Follow the Money


via Paul Kedrosky (click to enlarge)

I guess the disputed $175 million in deferred compensation payments should be on here as well, though the line would be too infinitesimally thin to draw.   The CDS stuff gets the attention, but the securities guarantees are the largest flow.  Are these guarantees of traded securities, like bonds and equities?  If so, it sure is a happy notion for all of us taxpayers with portfolios that are well under water that we are going to send some of our money to help bail out the losses in the Goldman Sachs portfolio.


  1. EvilRedScandi:

    I don't know if it's just me but I don't like charts where "Other" adds up to 18.7, the figures represent billions of dollars, and the money comes from the government (via my wallet and yours).

  2. morganovich:

    the guys in the AIG london office (where most of the losses originated) are beyond fools. 2 years ago, their manager was on TV describing how his strategy would provide outsized returns and had NO RISK. he literally said "i can't see how i could lose even $1"

    what was this brilliant strategy? they wrote and held credit default swaps. that's it. they didn't lay them off or hedge.

    this is a DEADLY DANGEROUS strategy.


    you write a CDS for 50 basis points (1/2 of one %)

    if it expires, you keep the money.

    if the bond defaults, you pay out 10,000 basis points (100%)

    so for every dollar you insure, you can win a half a cent or you can lose a dollar.

    this is a 200:1 asymmetry.

    where on earth was their risk management team on this one? they obviously had no understanding of what these contracts actually meant. they may seem small on a balance sheet, but you only need to write a $10 million contract to lose $2 billion. this is how a small group took the whole place down.

  3. djaces:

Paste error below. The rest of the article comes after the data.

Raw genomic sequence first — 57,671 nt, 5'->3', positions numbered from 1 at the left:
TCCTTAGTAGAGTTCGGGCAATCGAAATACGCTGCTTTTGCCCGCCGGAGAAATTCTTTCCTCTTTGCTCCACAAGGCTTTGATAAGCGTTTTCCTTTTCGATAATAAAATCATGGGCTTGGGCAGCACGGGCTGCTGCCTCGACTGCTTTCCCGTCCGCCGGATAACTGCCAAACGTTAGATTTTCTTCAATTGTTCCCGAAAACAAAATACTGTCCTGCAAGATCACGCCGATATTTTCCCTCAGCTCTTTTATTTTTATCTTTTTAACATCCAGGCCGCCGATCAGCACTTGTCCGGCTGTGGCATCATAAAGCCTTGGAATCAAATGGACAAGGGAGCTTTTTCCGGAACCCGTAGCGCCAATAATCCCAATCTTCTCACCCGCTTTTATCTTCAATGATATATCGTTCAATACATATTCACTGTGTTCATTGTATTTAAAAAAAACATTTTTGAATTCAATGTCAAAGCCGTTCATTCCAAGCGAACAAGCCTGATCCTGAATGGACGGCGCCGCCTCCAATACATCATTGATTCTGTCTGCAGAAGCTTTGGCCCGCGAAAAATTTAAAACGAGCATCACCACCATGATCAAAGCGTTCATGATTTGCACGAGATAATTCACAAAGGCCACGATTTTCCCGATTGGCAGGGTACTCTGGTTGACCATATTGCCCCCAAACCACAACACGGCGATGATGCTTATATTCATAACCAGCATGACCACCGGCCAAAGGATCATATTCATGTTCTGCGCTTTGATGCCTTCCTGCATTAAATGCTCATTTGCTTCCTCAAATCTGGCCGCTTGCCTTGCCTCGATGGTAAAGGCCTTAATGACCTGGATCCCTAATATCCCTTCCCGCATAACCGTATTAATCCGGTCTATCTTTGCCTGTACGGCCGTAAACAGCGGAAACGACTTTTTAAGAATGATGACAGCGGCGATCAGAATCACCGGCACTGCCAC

Since nearly everyone agrees that the real fly in the ointment in the whole clustercopulation is the tens of trillions of dollars in credit default swaps looming out there and since Pelosi et al have decided the Constitution is obsolete maybe the easy way out is for the Congress to pass a bill retroactively declaring all the CDSs illegal and null and void. Since none of the financial geniuses seem to be sure who owes who what, that might be glad to be off the hook and not even challenge it. Of course, without the Damoclean sword hanging over us the Dems wouldn't have any more rescue packages to conceal all their socialist takeovers.

  4. Link:

    Our next train wreck is that the heads of Treasury and the Fed -- the two major agencies necessary to fix the banks -- will be ruined politically by the end of this week.

    Barney Frank is holding another AIG show trial this coming Tuesday, with Geithner and Bernanke in the dock. In Barney's own words: "They have much to clarify for the American public. I look forward to their appearances.”

    Geithner may not last another week ... after the details come out about how Hank Paulson looted the government to save his partners at Goldman using backdoor AIG money ... with Geithner's help. Bernanke will be sullied, and his political position weakened.

    I can't believe that Barney is freelancing to this extent ... Rahm would now how to rein him in ... so this must be with the blessing of Obama & Co. Is this what Obama & Co want? Cui bono?

    Here's a telling story within the story. I heard some pro-Obama journalist say on Imus last Thursday ... that back in February Axelrod wanted to cap pay at big banks to no more than what the President made ... but got overruled by Treasury. I bet Geithner told Axelrod that if they did that, they would drive talent out of the big banks ... and that losses would skyrocket. A month later, it emerges as a populist issue. I see Axelrod's fingerprints all over this. The bonus story always had potential to be an issue, but it didn't have to be. You needed to have the flames fanned, and then Barney Frank & Co throw on some gasoline. Cui bono?

    We need a crisis manager in the White House ... instead, we have an ACORN "community organizer." They thrive on agitating outrage.

  5. Pieter:

    Much as I disliked the AIG and other bank bail-outs for giving money to the capitalists on very generous terms, the new toxic asset program seems even worse. Under the old program, we at least got partial ownership of the banks or a promise that we'd get interest on the money lent. It seems that, under the new matching scheme, the government will simply give the capitalists money.

    Apparently, they like getting free money. From the NYTimes ( )

    “This is the free-money rally,” said Barry Ritholtz, chief executive of Fusion IQ, an investment and research firm.